Two types of laminolysis in adolescent athletes
© The Author(s) 2012
Received: 13 October 2011
Accepted: 1 July 2012
Published: 20 July 2012
Bony defects in the spine are divided into three main types: spondylolysis, pediculolysis, and laminolysis. Lumbar spondylolysis is a well-known stress fracture that occurs frequently in adolescent athletes. Pediculolysis means stress fracture of the pedicle, which sometimes occurs subsequent to unilateral spondylolysis. Laminolysis is a rarely reported stress fracture similar to spondylolysis and pediculolysis that sometimes causes low back pain (LBP). However, its pathomechanism has not been elucidated. Recently, we encountered four adolescent athletes with symptomatic laminolysis. Mean age was 15.8 (range 15–17) years. All subjects reported severe LBP exacerbated by extension of the lumbar spine, and radiology revealed two types of laminolysis: hemilaminar type and intralaminar type. To elucidate the mechanisms of each type, we reviewed a biomechanical study, and found that the hemilaminar type was thought to be subsequent to contralateral spondylolysis, while the intralaminar type might be a result of a stress fracture due to repetitive extension loading.
Bony defects in the posterior elements of the spine are divided into three main types: spondylolysis, pediculolysis, and laminolysis. Lumbar spondylolysis is a well-known stress fracture which occurs frequently in adolescent athletes [1, 2], and is found in around 6 % of the general adult population [3, 4]. Pediculolysis means stress fracture of the pedicle, which sometimes occurs subsequent to unilateral spondylolysis . Laminolysis is a defect in the lamina, similar to spondylolysis and pediculolysis, and is reported to cause low back pain (LBP) in adolescent athletes . Although laminolysis is regarded as a stress fracture , its pathomechanism has not been clearly elucidated.
We have previously reported two cases of laminolysis . Here, we present four cases, including the previous two cases, of adolescent athletes with laminolysis. On the basis of radiological and biomechanical findings for the defects, we propose two main types of laminolysis.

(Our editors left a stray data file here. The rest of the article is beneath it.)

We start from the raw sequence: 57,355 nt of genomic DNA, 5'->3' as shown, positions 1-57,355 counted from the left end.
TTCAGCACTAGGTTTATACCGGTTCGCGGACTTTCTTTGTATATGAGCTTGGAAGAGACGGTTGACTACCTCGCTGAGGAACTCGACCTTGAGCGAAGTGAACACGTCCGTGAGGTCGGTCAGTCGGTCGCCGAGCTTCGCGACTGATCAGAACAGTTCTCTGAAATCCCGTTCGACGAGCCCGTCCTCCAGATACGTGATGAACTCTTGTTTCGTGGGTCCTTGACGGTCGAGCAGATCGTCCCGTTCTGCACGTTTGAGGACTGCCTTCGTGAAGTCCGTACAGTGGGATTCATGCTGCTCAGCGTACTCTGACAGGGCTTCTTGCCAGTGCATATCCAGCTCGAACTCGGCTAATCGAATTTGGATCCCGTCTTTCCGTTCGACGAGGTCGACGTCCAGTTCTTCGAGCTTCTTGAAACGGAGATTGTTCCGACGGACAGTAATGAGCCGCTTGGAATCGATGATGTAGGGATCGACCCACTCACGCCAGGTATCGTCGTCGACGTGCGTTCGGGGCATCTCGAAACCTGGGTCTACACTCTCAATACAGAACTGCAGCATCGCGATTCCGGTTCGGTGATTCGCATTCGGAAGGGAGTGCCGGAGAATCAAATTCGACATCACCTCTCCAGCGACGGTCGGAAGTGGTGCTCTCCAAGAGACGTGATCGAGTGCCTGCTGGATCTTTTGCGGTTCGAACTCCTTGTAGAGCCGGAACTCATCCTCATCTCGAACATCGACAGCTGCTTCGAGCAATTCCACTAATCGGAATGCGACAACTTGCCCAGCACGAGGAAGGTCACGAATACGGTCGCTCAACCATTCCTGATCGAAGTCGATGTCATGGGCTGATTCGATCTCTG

Four adolescent athletes (mean age, 15.8 years; range 15–17 years) with laminolysis complained of LBP which prolonged for more than six months. All experienced severe LBP exacerbated by extension of the lumbar spine. For diagnosis, we performed plain radiographs, computed tomography (CT), and magnetic resonance imaging (MRI) for all patients. On the basis of radiological findings, we divided the cases into two types depending on the site of laminolysis: hemilaminar type (cases 1 and 2) and intralaminar type (cases 3 and 4). All patients provided informed consent to participate in the study.
Various types of bony defects in the spine have been reported [1, 4, 5, 7]. They are termed spondylolysis, pediculolysis, and laminolysis according to the defect site. All are regarded as stress fractures, and constitute the main factors of LBP in adolescent sports players. In particular, Micheli and Woods reported that 47 % of adolescent patients with LBP who visited a sports clinic had lumbar spondylolysis . Laminolysis is often described as an incidental finding , and sometimes causes LBP in athletes .
Here, we found two types of laminolysis: hemilaminar type (cases 1 and 2) and intralaminar type (cases 3 and 4). The former has a cleft in the unilateral pars and the latter has a coronal fracture line though both laminae. In a biomechanical study, Sairyo et al. reported that extension loading causes a more coronally oriented fracture line, while rotational loading causes a more sagittally oriented fracture line . Therefore, the intralaminar type is considered to result from a stress fracture due to repetitive extension loading. In the presence of hemilateral spondylolysis, axial rotation of the contralateral pedicle and pars interarticularis increases stress an average of 6.8-fold, with a 12.6-fold increase being the highest .
Patients with spondylolysis are treated conservatively; relative rest, abstinence from sports, and use of a trunk brace. Similar to spondylolysis, conservative treatment is effective for pain relief in patients with laminolysis. From a biomechanical perspective, reducing extension loading should be an effective way to treat intralaminar-type laminolysis. In addition, to prevent hemilaminar-type laminolysis, patients with unilateral spondylolysis need be carefully followed.
Conflict of interest
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